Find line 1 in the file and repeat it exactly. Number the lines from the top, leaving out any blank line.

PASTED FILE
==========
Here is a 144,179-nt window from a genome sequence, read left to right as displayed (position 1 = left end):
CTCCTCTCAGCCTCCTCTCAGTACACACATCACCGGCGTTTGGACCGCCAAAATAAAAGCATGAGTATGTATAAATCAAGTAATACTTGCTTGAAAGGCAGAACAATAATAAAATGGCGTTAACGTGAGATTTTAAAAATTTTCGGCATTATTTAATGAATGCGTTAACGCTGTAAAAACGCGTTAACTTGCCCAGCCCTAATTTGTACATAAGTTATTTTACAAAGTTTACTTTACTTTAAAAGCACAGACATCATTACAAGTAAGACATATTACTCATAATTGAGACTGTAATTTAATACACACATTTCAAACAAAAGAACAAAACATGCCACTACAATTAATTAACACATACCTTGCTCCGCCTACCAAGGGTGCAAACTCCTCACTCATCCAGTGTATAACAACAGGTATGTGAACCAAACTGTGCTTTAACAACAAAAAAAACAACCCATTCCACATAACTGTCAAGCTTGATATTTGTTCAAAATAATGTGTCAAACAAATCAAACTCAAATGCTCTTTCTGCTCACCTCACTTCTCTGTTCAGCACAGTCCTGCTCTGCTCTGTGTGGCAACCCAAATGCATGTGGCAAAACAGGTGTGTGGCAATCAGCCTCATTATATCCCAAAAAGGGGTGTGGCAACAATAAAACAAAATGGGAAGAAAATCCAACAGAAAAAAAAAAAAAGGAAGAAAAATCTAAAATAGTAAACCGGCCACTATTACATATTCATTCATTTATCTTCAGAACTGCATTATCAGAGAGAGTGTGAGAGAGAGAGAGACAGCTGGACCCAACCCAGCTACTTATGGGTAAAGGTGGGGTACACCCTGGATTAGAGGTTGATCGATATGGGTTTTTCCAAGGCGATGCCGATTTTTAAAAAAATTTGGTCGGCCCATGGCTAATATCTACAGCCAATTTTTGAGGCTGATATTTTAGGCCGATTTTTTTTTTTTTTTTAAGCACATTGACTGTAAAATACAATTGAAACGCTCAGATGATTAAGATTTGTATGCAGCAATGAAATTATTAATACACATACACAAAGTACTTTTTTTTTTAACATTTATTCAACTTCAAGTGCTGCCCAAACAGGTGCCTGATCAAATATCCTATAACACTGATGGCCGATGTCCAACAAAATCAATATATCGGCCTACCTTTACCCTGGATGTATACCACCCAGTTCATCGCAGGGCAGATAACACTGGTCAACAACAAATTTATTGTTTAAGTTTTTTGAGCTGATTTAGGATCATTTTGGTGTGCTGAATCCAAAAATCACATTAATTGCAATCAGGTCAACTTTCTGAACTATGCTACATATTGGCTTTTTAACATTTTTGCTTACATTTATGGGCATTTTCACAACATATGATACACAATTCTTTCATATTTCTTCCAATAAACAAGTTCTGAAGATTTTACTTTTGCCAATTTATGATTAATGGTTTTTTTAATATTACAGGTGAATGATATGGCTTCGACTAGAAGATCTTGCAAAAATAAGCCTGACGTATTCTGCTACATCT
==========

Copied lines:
Here is a 144,179-nt window from a genome sequence, read left to right as displayed (position 1 = left end):